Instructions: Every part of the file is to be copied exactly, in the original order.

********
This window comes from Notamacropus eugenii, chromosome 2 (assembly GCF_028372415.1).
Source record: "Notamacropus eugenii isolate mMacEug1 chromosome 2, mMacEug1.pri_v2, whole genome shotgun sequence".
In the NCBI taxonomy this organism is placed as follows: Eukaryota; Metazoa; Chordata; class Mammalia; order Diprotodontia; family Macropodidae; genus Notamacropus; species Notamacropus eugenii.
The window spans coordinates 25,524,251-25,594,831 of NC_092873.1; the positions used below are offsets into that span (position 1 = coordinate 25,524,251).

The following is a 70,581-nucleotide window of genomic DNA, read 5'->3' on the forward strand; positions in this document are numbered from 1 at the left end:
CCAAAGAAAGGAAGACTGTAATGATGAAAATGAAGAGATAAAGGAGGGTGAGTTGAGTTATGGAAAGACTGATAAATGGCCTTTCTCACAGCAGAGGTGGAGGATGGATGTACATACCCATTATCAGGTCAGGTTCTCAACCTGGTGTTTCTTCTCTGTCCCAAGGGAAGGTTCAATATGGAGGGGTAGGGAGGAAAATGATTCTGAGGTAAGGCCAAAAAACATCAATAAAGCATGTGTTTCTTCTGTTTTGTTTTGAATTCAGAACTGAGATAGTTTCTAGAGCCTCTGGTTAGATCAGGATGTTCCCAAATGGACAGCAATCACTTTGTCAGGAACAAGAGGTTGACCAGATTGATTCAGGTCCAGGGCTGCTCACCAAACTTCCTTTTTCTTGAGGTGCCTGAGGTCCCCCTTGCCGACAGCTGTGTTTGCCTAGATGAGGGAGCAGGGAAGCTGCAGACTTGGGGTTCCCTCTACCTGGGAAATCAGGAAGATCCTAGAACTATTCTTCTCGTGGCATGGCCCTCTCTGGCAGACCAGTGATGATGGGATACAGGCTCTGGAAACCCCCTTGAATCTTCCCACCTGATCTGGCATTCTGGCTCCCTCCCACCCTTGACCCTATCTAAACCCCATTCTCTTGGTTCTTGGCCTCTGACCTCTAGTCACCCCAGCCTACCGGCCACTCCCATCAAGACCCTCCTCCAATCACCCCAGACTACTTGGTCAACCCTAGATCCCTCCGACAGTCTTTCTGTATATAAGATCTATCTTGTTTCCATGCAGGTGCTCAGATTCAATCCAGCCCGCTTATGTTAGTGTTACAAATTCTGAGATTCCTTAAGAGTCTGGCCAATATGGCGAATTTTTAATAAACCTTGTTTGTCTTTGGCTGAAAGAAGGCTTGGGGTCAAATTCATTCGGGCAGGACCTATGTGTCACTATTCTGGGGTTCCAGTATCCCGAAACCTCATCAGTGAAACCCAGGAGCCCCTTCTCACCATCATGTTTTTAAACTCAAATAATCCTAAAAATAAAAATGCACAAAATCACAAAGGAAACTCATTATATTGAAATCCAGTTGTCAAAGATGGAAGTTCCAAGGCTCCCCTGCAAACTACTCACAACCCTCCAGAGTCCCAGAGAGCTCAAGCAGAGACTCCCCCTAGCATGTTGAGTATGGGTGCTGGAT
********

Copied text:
This window comes from Notamacropus eugenii, chromosome 2 (assembly GCF_028372415.1).
Source record: "Notamacropus eugenii isolate mMacEug1 chromosome 2, mMacEug1.pri_v2, whole genome shotgun sequence".
In the NCBI taxonomy this organism is placed as follows: Eukaryota; Metazoa; Chordata; class Mammalia; order Diprotodontia; family Macropodidae; genus Notamacropus; species Notamacropus eugenii.
The window spans coordinates 25,524,251-25,594,831 of NC_092873.1; the positions used below are offsets into that span (position 1 = coordinate 25,524,251).

The following is a 70,581-nucleotide window of genomic DNA, read 5'->3' on the forward strand; positions in this document are numbered from 1 at the left end:
CCAAAGAAAGGAAGACTGTAATGATGAAAATGAAGAGATAAAGGAGGGTGAGTTGAGTTATGGAAAGACTGATAAATGGCCTTTCTCACAGCAGAGGTGGAGGATGGATGTACATACCCATTATCAGGTCAGGTTCTCAACCTGGTGTTTCTTCTCTGTCCCAAGGGAAGGTTCAATATGGAGGGGTAGGGAGGAAAATGATTCTGAGGTAAGGCCAAAAAACATCAATAAAGCATGTGTTTCTTCTGTTTTGTTTTGAATTCAGAACTGAGATAGTTTCTAGAGCCTCTGGTTAGATCAGGATGTTCCCAAATGGACAGCAATCACTTTGTCAGGAACAAGAGGTTGACCAGATTGATTCAGGTCCAGGGCTGCTCACCAAACTTCCTTTTTCTTGAGGTGCCTGAGGTCCCCCTTGCCGACAGCTGTGTTTGCCTAGATGAGGGAGCAGGGAAGCTGCAGACTTGGGGTTCCCTCTACCTGGGAAATCAGGAAGATCCTAGAACTATTCTTCTCGTGGCATGGCCCTCTCTGGCAGACCAGTGATGATGGGATACAGGCTCTGGAAACCCCCTTGAATCTTCCCACCTGATCTGGCATTCTGGCTCCCTCCCACCCTTGACCCTATCTAAACCCCATTCTCTTGGTTCTTGGCCTCTGACCTCTAGTCACCCCAGCCTACCGGCCACTCCCATCAAGACCCTCCTCCAATCACCCCAGACTACTTGGTCAACCCTAGATCCCTCCGACAGTCTTTCTGTATATAAGATCTATCTTGTTTCCATGCAGGTGCTCAGATTCAATCCAGCCCGCTTATGTTAGTGTTACAAATTCTGAGATTCCTTAAGAGTCTGGCCAATATGGCGAATTTTTAATAAACCTTGTTTGTCTTTGGCTGAAAGAAGGCTTGGGGTCAAATTCATTCGGGCAGGACCTATGTGTCACTATTCTGGGGTTCCAGTATCCCGAAACCTCATCAGTGAAACCCAGGAGCCCCTTCTCACCATCATGTTTTTAAACTCAAATAATCCTAAAAATAAAAATGCACAAAATCACAAAGGAAACTCATTATATTGAAATCCAGTTGTCAAAGATGGAAGTTCCAAGGCTCCCCTGCAAACTACTCACAACCCTCCAGAGTCCCAGAGAGCTCAAGCAGAGACTCCCCCTAGCATGTTGAGTATGGGTGCTGGAT